In 2019, our team began work on the Center for Cancer Data Harmonization (CCDH) as part of a 3 ½-year, $8.8 million contract awarded by the Frederick National Laboratory for Cancer Research on behalf of the National Cancer Institute (NCI). Our PCDC staff are an integral part of a multi-disciplinary, multi-institutional team of experts in cancer, data standards, and technology who will design and develop the Center. The aim of the CCDH is to improve interoperability among the cancer data repositories and resources of the Cancer Research Data Commons, making it possible for researchers to ask more sophisticated questions across a broader range of data from different sources. The CCDH is currently in development and is projected to launch in 2021.
Our successes and lessons learned building the PCDC enable our team to contribute to the CCDH project in multiple areas. The project focuses on five key areas: community development, data model harmonization, ontology and terminology ecosystem, software tools and data quality, and program management. Our team co-leads two of these five key workstreams: Community Development and Data Model Harmonization.
The Community Development Workstream is crucial for assessing the current state of cancer data systems and needs of researchers as the CCDH works to facilitate an interoperable ecosystem. To develop a deeper understanding of the existing cancer data landscape and identify opportunities for improvement, this team is conducting focus group interviews with representatives from core US cancer data repositories and commons to gather specifications and requirements that will inform the development of the Center’s resources. Later in the project, this group will liaise between the CCDH team and the project stakeholders by providing training, help desk services, and ongoing project support once the Center has launched.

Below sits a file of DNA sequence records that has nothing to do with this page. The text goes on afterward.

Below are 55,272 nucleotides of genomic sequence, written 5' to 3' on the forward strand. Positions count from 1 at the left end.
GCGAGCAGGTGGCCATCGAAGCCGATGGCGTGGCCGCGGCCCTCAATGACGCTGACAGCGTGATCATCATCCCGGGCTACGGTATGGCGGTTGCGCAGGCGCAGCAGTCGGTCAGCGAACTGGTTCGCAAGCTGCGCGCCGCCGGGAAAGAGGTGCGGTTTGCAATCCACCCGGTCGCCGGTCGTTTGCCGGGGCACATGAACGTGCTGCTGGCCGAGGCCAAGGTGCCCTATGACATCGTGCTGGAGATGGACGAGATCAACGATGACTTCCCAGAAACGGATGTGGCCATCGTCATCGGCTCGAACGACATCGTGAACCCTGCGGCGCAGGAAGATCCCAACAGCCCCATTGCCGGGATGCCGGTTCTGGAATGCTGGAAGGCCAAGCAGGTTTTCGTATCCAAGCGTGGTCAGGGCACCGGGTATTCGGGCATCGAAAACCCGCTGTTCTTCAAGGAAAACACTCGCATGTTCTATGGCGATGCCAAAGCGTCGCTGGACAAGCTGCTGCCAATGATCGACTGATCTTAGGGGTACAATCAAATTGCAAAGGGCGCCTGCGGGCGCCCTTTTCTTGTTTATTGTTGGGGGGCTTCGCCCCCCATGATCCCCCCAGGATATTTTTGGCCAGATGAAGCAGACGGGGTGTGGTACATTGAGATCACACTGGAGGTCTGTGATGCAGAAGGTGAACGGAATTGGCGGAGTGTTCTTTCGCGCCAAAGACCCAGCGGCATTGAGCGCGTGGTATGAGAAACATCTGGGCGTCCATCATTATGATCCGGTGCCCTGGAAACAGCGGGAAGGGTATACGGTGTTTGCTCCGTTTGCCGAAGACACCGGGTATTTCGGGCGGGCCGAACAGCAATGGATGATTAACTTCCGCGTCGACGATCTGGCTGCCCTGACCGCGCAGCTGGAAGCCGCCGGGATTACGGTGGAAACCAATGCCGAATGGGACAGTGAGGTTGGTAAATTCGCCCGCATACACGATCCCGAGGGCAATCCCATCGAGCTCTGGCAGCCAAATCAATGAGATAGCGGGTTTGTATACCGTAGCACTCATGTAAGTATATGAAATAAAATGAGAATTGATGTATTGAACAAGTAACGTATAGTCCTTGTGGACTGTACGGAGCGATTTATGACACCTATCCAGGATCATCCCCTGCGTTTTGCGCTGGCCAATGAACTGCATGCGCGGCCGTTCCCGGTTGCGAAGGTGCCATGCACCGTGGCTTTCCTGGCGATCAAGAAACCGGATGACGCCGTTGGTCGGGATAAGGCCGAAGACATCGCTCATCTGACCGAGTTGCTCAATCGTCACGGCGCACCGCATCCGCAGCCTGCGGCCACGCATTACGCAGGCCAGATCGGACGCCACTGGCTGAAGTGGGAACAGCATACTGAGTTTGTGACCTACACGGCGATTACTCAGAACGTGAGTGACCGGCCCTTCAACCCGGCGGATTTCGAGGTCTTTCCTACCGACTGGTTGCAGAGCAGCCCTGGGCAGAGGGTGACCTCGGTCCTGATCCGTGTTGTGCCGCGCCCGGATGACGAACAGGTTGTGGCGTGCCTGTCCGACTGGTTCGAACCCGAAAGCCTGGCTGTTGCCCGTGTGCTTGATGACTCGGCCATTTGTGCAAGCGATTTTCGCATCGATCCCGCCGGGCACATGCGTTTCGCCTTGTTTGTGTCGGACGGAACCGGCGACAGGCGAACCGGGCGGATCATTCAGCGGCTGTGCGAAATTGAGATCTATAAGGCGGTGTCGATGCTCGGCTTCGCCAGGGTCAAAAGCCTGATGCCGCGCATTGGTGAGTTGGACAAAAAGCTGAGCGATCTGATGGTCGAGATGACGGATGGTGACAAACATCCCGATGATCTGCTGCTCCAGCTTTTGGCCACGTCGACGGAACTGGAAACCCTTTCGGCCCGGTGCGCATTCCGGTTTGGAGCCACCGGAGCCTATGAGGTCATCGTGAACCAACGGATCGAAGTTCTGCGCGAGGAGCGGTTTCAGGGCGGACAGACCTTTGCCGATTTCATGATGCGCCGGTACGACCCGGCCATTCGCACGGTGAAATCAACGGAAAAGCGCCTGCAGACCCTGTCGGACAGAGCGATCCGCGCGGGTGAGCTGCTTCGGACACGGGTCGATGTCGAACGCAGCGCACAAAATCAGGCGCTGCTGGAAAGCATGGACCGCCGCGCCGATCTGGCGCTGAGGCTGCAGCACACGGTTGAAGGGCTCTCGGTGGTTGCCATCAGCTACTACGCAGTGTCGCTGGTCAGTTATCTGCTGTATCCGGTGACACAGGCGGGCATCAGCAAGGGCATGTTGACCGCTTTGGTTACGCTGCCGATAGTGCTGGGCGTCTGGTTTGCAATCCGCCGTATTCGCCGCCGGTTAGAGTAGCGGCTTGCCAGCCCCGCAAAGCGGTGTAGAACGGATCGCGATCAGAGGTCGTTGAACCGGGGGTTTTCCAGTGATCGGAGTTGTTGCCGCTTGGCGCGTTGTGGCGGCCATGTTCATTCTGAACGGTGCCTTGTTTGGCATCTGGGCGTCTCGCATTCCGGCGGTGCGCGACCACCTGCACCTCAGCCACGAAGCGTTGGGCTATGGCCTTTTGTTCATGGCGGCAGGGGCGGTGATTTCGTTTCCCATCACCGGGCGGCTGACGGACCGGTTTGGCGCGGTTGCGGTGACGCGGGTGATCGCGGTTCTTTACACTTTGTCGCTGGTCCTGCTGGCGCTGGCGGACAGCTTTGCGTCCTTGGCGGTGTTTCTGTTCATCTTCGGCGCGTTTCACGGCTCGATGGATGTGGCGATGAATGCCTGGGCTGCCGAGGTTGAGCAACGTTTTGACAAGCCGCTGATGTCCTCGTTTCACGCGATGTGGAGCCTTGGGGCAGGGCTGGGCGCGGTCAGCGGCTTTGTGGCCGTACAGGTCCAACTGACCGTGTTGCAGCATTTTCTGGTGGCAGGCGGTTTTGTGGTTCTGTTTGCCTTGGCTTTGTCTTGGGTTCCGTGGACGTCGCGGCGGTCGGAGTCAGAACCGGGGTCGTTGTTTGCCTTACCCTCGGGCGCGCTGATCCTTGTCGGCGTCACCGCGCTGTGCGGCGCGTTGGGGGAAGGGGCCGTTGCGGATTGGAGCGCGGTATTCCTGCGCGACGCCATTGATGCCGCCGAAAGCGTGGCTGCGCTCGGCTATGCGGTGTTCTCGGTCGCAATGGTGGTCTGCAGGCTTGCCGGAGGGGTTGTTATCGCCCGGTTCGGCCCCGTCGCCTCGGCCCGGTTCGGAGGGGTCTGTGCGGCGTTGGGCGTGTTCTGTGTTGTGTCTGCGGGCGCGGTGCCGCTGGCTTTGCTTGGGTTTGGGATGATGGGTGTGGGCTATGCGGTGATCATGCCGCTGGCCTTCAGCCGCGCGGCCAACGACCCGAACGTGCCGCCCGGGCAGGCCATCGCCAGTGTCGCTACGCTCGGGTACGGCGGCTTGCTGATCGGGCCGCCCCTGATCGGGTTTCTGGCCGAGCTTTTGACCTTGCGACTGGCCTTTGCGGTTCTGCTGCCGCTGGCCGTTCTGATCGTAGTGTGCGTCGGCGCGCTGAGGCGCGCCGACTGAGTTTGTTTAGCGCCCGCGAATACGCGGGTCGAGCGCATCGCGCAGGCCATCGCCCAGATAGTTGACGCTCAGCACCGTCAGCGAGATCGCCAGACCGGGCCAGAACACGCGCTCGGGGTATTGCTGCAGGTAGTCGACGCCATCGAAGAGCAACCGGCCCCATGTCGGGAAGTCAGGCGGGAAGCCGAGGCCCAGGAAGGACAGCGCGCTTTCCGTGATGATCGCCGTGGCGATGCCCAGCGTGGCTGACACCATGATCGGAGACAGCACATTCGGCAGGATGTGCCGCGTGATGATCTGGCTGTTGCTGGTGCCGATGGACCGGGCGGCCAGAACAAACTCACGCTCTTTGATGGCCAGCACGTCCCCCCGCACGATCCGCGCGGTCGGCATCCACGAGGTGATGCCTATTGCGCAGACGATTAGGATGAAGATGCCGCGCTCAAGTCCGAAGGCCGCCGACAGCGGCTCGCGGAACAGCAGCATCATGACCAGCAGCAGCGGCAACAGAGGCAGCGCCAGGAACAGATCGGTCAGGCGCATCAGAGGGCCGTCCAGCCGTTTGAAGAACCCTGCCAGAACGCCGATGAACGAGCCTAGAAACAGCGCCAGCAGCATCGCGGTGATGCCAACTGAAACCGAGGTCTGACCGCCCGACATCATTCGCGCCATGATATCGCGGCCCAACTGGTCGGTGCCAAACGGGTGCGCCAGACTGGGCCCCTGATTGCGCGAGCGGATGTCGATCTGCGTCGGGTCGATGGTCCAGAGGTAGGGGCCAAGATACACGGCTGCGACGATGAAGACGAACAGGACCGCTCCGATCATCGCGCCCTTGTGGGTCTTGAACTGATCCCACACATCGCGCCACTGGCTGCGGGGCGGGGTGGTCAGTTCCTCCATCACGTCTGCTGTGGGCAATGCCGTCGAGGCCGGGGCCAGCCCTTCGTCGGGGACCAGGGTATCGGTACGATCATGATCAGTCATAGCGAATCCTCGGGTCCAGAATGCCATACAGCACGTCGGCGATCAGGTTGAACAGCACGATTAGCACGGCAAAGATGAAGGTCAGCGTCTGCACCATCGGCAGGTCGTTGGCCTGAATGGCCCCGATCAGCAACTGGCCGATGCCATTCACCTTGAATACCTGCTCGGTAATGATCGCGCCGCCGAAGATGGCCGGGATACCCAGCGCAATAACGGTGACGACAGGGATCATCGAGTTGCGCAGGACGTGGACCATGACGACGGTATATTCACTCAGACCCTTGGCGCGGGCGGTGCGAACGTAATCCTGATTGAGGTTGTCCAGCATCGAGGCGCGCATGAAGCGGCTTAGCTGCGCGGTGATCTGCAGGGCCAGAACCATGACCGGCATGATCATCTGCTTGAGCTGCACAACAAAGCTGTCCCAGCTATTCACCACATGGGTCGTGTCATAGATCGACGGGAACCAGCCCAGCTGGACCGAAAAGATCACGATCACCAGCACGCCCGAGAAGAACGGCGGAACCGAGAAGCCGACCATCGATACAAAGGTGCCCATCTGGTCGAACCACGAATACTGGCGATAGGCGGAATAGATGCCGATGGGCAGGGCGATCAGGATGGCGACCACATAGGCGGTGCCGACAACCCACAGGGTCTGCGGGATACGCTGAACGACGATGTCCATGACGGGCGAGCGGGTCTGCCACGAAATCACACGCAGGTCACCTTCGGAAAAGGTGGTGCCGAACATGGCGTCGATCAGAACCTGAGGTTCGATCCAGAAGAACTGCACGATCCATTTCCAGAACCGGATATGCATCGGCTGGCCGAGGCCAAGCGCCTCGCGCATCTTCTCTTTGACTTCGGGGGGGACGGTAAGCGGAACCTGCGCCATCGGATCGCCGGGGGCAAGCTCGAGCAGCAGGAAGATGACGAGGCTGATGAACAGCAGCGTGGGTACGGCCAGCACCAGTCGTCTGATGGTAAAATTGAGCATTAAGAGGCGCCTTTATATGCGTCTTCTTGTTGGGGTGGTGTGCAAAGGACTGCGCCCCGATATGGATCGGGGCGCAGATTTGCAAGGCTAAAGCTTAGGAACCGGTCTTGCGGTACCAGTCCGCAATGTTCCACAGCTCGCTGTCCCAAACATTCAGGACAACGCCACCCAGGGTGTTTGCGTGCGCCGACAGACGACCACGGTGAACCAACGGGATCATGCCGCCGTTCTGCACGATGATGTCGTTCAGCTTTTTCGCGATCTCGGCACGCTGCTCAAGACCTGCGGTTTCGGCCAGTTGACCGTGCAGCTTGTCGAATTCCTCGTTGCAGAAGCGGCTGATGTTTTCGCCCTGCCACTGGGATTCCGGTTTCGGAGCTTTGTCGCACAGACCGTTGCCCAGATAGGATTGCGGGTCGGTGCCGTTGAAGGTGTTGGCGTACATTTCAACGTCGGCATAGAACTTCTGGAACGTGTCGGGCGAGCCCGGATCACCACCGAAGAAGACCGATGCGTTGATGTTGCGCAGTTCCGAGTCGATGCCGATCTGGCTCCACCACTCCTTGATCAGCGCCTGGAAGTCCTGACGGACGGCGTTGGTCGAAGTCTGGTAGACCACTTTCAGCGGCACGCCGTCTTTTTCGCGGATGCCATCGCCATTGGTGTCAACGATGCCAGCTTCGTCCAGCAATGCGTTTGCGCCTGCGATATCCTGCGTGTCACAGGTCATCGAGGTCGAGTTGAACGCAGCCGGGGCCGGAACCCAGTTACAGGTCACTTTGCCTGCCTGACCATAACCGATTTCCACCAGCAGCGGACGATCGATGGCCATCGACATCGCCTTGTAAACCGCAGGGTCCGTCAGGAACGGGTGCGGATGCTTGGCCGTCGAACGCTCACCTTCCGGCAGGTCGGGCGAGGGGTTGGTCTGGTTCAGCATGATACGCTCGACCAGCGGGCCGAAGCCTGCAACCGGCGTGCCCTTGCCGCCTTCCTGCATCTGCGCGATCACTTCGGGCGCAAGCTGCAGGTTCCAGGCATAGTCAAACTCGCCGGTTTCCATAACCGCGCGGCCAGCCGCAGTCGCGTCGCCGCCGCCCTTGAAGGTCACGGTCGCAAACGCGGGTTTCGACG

The Data Model Harmonization Workstream, co-led by Brian Furner, will make it possible for the CCDH to bring disparate data across various data commons (e.g., the Genomic Data Commons, the Human Tumor Atlas Network, the Imaging Data Commons, the Proteomics Data Commons, the Integrated Canine Data Commons, etc.) together under a standardized, interoperable data model. This team works closely with the Tools and Data Quality Workstream to plan, develop and implement tools to align the data models of the various commons. This work is critical to create a global data ecosystem that aligns the diverse perspectives of project stakeholders. The data model harmonization group will also lead testing of the harmonized model among the groups.
University of Chicago
Oregon State University
Oregon Health and Sciences University
Johns Hopkins University
University of North Carolina
University of Chicago to help lead national effort to make cancer research data more useful, accessible and impactful